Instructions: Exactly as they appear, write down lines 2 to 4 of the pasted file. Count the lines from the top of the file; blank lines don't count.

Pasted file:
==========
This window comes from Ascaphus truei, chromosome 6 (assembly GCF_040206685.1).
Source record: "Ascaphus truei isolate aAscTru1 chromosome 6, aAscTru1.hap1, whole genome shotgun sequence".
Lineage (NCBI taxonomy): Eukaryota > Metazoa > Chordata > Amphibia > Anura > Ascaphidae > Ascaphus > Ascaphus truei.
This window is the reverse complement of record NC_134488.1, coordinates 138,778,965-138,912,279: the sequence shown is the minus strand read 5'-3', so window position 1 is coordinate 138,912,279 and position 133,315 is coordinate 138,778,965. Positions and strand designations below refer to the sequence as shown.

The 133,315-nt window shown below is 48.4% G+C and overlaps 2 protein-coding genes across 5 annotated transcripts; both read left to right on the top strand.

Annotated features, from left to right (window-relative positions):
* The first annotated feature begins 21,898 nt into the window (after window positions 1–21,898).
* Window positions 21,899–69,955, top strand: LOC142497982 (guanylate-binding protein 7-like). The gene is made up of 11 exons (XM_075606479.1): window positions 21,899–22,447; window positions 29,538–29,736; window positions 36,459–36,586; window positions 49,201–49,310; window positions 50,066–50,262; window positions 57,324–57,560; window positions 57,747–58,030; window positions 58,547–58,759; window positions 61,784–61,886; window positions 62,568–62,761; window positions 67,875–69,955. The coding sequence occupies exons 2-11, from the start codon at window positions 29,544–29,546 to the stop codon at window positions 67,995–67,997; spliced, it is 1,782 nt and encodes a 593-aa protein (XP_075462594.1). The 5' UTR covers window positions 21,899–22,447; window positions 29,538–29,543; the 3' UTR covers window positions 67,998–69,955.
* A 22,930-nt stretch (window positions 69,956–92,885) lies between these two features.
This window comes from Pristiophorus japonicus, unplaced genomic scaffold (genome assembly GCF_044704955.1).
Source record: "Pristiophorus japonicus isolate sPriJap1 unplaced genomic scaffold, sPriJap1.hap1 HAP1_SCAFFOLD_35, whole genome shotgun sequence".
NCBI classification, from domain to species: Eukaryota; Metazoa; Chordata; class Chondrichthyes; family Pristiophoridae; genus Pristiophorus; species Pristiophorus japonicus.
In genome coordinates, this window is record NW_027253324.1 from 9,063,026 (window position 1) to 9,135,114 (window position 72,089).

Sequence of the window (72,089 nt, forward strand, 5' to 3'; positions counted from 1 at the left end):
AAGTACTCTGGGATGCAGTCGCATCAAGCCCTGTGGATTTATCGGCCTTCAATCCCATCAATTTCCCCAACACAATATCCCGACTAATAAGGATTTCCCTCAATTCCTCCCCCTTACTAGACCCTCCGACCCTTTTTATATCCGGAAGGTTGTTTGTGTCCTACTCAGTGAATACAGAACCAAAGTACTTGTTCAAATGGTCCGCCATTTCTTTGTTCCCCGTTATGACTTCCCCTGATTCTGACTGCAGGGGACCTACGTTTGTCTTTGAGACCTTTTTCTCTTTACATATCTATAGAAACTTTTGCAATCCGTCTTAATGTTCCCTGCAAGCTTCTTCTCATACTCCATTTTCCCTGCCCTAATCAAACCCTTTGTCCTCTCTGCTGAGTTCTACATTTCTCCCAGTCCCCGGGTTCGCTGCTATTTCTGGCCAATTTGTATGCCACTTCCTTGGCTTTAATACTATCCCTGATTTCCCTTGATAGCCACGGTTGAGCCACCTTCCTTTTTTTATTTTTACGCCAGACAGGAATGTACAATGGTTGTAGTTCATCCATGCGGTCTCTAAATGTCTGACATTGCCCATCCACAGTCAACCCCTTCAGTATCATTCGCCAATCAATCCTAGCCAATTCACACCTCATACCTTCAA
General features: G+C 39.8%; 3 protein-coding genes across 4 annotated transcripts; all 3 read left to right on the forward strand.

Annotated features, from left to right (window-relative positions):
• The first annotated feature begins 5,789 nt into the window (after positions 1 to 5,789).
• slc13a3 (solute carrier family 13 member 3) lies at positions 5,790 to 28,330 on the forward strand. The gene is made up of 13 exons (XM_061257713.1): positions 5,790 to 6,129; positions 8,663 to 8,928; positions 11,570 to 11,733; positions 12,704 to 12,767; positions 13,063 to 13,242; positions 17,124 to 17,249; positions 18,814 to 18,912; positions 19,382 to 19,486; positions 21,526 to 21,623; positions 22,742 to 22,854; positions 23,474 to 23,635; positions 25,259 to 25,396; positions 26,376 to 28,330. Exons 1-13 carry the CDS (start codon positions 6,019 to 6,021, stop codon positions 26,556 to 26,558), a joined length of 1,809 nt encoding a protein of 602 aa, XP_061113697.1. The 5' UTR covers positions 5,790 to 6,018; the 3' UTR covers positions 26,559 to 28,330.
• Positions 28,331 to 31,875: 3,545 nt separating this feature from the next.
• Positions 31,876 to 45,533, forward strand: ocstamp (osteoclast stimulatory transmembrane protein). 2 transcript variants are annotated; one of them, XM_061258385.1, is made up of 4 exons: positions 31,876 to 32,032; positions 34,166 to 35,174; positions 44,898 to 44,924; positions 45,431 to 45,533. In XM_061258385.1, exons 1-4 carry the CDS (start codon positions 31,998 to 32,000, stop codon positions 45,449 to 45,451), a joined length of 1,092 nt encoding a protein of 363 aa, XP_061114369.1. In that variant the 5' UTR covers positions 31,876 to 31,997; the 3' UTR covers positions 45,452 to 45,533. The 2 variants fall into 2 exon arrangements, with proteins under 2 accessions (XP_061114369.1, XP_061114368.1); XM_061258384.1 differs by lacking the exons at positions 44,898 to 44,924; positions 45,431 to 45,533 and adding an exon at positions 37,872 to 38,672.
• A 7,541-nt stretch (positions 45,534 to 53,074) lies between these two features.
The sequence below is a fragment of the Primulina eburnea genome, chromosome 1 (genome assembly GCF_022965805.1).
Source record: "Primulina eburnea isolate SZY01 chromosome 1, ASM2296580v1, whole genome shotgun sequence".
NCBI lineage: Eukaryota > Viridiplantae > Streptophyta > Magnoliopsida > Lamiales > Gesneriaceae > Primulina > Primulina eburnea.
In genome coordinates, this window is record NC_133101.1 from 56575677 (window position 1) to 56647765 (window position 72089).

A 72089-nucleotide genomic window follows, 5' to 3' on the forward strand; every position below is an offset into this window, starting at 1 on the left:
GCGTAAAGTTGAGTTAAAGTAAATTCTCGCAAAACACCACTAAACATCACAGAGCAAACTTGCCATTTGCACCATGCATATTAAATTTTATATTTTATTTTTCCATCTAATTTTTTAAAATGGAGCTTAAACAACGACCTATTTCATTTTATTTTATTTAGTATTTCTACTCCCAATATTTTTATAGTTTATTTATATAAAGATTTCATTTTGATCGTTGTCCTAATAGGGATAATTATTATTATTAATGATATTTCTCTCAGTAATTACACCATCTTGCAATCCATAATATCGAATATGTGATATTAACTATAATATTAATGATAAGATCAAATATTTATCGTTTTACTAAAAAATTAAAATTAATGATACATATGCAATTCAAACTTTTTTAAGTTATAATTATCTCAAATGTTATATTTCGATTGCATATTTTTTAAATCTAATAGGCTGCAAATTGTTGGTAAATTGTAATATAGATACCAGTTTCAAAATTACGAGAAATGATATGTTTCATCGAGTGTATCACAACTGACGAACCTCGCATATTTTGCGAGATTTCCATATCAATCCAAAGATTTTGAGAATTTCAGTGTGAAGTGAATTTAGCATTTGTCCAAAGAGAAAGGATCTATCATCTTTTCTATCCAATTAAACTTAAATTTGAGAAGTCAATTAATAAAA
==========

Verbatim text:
Source record: "Ascaphus truei isolate aAscTru1 chromosome 6, aAscTru1.hap1, whole genome shotgun sequence".
Lineage (NCBI taxonomy): Eukaryota > Metazoa > Chordata > Amphibia > Anura > Ascaphidae > Ascaphus > Ascaphus truei.
This window is the reverse complement of record NC_134488.1, coordinates 138,778,965-138,912,279: the sequence shown is the minus strand read 5'-3', so window position 1 is coordinate 138,912,279 and position 133,315 is coordinate 138,778,965. Positions and strand designations below refer to the sequence as shown.